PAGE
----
(Joanna Neborsky)

“Lost Books” is a weekly series highlighting forgotten books through the prism of Tablet Magazine’s and Nextbook.org’s archives. So blow the dust off the cover, and begin!

Remember Me To God, Myron Kaufmann’s debut novel, came out 54 years ago this month. As Josh Lambert noted on the 50th anniversary of the novel’s publication, the book has fallen out of favor, though it had been initially heralded by the likes of Norman Mailer and Alfred Kazin and appeared on New York Times bestseller lists. “Even excellent books fall into obscurity all the time,” Lambert explained, “no matter how popular they’ve been—particularly when, like Kaufmann’s, they spill out over nearly 700 pages of fine print.”

The novel tells the story of a Jewish family, the Amsterdams, in 1941, a year during which the older son, Richard, manages to ascend the social ranks at Harvard and earn a coveted spot on The Harvard Lampoon and induction into the Hasty Pudding Institute. His subsequent proposal to a Radcliffe-attending society girl (named Wimsy Talbot, no less) wreaks the expected havoc within his family—making the novel, in Lambert’s comparison, the emotional equivalent of an excruciatingly slow-motion car wreck, and inspiring Jewish leaders in the late 1950s to denounce the book as a literary documentation of Kaufmann’s own Jewish self-hatred.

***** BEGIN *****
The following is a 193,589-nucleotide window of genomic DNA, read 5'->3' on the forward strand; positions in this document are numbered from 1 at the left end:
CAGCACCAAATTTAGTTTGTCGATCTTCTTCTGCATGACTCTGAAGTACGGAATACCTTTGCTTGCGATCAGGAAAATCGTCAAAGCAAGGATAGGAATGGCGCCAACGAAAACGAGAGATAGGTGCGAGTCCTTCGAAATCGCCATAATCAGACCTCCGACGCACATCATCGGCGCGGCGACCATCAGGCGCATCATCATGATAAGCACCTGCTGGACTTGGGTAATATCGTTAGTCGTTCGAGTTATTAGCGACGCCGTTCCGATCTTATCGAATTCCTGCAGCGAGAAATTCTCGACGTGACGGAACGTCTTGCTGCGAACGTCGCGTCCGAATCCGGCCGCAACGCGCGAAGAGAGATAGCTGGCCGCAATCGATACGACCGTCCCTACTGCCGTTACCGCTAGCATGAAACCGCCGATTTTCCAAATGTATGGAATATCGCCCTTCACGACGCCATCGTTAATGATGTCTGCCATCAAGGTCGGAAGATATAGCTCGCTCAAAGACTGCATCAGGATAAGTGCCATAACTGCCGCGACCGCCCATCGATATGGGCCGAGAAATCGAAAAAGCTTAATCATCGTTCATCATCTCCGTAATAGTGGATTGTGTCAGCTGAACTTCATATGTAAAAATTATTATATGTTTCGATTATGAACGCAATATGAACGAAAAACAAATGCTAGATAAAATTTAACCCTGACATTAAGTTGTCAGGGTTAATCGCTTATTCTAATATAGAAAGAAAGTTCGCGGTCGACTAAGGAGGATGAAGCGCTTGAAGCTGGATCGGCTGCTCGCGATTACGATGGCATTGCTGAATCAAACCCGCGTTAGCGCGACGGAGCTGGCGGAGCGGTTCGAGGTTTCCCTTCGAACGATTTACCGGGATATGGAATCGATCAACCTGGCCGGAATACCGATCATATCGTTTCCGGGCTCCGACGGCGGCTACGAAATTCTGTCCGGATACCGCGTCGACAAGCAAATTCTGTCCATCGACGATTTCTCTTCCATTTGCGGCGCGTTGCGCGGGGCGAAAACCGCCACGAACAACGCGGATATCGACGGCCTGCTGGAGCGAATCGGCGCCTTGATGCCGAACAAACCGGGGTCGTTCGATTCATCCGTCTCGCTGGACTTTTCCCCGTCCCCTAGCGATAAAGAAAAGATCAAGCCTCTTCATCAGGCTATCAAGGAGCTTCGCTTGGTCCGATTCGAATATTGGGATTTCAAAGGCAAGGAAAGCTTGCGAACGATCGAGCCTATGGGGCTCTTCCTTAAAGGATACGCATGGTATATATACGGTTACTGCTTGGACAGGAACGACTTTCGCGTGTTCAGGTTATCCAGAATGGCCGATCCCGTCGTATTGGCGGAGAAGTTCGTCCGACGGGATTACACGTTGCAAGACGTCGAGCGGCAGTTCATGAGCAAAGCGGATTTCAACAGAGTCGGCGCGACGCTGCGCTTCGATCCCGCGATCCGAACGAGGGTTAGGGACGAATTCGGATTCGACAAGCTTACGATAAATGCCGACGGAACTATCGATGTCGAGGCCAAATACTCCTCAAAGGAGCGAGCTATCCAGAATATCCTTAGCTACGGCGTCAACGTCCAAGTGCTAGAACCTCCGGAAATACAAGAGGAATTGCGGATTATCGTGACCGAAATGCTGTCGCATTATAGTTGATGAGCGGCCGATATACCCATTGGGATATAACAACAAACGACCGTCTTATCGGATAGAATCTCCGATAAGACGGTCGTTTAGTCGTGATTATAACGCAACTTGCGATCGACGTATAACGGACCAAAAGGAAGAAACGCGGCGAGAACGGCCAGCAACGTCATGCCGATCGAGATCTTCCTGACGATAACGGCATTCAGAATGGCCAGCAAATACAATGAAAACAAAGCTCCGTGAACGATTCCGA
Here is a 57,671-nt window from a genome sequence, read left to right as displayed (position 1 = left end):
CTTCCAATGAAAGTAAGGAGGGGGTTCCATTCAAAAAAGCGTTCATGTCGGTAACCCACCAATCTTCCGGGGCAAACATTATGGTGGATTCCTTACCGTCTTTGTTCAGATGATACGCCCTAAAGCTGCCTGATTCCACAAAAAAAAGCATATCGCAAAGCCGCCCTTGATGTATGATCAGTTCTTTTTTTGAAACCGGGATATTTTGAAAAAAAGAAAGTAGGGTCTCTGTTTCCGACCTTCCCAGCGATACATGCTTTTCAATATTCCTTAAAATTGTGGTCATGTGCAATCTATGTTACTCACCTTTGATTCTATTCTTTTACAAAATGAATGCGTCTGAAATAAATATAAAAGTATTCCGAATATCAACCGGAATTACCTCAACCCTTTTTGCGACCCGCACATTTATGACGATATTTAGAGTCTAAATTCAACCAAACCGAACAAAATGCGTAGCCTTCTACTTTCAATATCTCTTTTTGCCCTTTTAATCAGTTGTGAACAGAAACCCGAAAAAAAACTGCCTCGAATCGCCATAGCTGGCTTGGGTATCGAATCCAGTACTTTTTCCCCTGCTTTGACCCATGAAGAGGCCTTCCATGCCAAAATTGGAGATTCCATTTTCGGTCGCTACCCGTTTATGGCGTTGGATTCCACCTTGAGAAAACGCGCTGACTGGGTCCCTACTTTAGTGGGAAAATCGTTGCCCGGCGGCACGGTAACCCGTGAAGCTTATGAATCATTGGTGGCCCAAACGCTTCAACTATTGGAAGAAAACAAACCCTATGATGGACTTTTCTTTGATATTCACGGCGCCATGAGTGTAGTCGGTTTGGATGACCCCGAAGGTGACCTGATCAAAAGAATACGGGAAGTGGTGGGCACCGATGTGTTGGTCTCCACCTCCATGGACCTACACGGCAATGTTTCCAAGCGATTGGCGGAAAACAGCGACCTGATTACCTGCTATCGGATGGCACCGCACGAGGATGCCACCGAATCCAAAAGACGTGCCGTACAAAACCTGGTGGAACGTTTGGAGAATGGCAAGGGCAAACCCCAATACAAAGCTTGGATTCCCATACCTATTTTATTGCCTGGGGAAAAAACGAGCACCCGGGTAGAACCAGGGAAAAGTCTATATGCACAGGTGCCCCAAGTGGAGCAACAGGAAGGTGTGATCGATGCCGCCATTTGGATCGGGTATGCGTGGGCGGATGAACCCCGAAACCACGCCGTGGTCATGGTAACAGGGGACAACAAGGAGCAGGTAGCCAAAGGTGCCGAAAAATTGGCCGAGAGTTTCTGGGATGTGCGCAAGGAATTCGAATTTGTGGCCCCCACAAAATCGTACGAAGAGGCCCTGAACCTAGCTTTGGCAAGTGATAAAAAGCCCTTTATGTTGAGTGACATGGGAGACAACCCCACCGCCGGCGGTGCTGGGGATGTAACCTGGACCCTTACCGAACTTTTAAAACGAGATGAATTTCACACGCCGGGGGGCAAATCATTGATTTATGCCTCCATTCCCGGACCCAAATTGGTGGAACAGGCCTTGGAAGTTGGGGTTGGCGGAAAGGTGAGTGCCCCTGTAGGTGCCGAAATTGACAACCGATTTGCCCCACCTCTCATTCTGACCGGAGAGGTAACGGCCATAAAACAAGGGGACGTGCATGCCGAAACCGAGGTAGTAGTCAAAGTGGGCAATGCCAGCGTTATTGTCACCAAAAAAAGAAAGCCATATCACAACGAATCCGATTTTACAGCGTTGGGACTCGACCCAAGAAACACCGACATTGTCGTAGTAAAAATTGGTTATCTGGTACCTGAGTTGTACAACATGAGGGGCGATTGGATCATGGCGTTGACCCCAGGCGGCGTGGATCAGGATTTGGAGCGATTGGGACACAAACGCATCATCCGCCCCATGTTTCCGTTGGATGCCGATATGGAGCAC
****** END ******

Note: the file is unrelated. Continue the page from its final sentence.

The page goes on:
Yet, Lambert argues, it actually offers a thorough analysis of the phenomenon of Jewish self-hatred, rather than simply serving as an example of it. “It is as an unusually evenhanded entry into this rich tradition that Remember Me to God deserves to be remembered,” Lambert wrote, “and as a finely wrought triumph of midcentury realism so precise in its observation that it captures perfectly the incline of streets in Harvard Square and the musty smell inside the Lampoon castle.”

Read Regatta Land, by Josh Lambert